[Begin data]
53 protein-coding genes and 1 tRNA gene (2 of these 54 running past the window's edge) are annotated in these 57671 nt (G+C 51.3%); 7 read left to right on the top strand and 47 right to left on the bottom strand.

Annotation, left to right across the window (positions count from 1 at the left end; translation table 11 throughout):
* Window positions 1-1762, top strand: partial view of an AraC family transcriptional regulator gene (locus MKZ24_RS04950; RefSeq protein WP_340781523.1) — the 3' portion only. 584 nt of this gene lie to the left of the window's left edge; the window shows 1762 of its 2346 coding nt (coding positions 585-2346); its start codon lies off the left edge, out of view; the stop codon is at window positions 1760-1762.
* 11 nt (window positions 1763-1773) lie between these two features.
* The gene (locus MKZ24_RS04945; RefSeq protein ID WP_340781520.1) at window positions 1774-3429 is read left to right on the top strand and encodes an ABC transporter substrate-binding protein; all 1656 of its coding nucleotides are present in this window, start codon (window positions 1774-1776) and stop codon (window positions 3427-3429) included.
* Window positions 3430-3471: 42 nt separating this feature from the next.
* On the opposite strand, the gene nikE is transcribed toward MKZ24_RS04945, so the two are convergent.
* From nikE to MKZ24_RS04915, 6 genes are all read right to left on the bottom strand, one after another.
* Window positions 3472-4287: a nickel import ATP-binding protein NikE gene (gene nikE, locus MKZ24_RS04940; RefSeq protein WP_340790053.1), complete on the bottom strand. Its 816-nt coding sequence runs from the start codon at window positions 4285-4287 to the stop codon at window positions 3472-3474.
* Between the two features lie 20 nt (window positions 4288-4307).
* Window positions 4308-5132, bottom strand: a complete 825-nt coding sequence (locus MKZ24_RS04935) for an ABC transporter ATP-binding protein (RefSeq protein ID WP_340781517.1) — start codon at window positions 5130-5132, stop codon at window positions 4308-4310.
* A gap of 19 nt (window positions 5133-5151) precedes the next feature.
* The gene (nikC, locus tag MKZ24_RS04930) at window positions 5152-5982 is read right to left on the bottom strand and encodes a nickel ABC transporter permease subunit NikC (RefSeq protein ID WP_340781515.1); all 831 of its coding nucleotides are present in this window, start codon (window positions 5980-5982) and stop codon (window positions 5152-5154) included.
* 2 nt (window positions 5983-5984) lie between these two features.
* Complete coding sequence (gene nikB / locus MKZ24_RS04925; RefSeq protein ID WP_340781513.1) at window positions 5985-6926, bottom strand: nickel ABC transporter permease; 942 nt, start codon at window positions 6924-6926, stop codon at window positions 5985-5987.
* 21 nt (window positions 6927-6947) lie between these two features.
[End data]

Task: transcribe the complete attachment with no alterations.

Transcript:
53 protein-coding genes and 1 tRNA gene (2 of these 54 running past the window's edge) are annotated in these 57671 nt (G+C 51.3%); 7 read left to right on the top strand and 47 right to left on the bottom strand.

Annotation, left to right across the window (positions count from 1 at the left end; translation table 11 throughout):
* Window positions 1-1762, top strand: partial view of an AraC family transcriptional regulator gene (locus MKZ24_RS04950; RefSeq protein WP_340781523.1) — the 3' portion only. 584 nt of this gene lie to the left of the window's left edge; the window shows 1762 of its 2346 coding nt (coding positions 585-2346); its start codon lies off the left edge, out of view; the stop codon is at window positions 1760-1762.
* 11 nt (window positions 1763-1773) lie between these two features.
* The gene (locus MKZ24_RS04945; RefSeq protein ID WP_340781520.1) at window positions 1774-3429 is read left to right on the top strand and encodes an ABC transporter substrate-binding protein; all 1656 of its coding nucleotides are present in this window, start codon (window positions 1774-1776) and stop codon (window positions 3427-3429) included.
* Window positions 3430-3471: 42 nt separating this feature from the next.
* On the opposite strand, the gene nikE is transcribed toward MKZ24_RS04945, so the two are convergent.
* From nikE to MKZ24_RS04915, 6 genes are all read right to left on the bottom strand, one after another.
* Window positions 3472-4287: a nickel import ATP-binding protein NikE gene (gene nikE, locus MKZ24_RS04940; RefSeq protein WP_340790053.1), complete on the bottom strand. Its 816-nt coding sequence runs from the start codon at window positions 4285-4287 to the stop codon at window positions 3472-3474.
* Between the two features lie 20 nt (window positions 4288-4307).
* Window positions 4308-5132, bottom strand: a complete 825-nt coding sequence (locus MKZ24_RS04935) for an ABC transporter ATP-binding protein (RefSeq protein ID WP_340781517.1) — start codon at window positions 5130-5132, stop codon at window positions 4308-4310.
* A gap of 19 nt (window positions 5133-5151) precedes the next feature.
* The gene (nikC, locus tag MKZ24_RS04930) at window positions 5152-5982 is read right to left on the bottom strand and encodes a nickel ABC transporter permease subunit NikC (RefSeq protein ID WP_340781515.1); all 831 of its coding nucleotides are present in this window, start codon (window positions 5980-5982) and stop codon (window positions 5152-5154) included.
* 2 nt (window positions 5983-5984) lie between these two features.
* Complete coding sequence (gene nikB / locus MKZ24_RS04925; RefSeq protein ID WP_340781513.1) at window positions 5985-6926, bottom strand: nickel ABC transporter permease; 942 nt, start codon at window positions 6924-6926, stop codon at window positions 5985-5987.
* 21 nt (window positions 6927-6947) lie between these two features.